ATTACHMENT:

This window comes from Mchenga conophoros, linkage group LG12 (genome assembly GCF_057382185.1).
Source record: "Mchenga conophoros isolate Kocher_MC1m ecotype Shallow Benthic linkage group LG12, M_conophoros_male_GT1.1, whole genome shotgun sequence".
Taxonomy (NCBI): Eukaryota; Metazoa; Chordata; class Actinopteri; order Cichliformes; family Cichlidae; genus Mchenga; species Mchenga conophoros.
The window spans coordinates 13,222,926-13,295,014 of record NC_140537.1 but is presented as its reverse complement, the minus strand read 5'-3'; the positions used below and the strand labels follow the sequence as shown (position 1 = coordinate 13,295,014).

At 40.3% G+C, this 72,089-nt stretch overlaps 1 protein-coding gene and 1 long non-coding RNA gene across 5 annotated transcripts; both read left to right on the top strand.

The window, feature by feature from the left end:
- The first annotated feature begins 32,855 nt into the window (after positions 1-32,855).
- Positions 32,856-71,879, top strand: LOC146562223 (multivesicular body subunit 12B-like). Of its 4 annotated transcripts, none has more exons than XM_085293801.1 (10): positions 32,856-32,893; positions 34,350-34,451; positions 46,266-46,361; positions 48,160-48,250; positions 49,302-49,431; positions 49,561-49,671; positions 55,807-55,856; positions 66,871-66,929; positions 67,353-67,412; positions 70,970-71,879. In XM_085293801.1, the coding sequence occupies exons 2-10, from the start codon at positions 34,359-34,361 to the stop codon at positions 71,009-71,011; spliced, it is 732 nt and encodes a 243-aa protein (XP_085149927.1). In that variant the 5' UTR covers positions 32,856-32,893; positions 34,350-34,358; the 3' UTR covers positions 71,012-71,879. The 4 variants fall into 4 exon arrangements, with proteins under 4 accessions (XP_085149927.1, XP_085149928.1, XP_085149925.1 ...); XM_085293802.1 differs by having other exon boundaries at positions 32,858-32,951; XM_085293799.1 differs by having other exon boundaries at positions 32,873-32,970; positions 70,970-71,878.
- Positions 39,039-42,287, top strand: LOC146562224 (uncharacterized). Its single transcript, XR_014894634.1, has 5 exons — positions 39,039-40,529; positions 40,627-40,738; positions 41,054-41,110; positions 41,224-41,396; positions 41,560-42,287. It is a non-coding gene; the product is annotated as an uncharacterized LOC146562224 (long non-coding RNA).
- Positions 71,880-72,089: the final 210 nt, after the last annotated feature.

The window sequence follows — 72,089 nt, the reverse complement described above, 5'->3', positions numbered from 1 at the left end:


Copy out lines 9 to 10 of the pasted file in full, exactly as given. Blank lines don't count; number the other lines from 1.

- Positions 39,039-42,287, top strand: LOC146562224 (uncharacterized). Its single transcript, XR_014894634.1, has 5 exons — positions 39,039-40,529; positions 40,627-40,738; positions 41,054-41,110; positions 41,224-41,396; positions 41,560-42,287. It is a non-coding gene; the product is annotated as an uncharacterized LOC146562224 (long non-coding RNA).
- Positions 71,880-72,089: the final 210 nt, after the last annotated feature.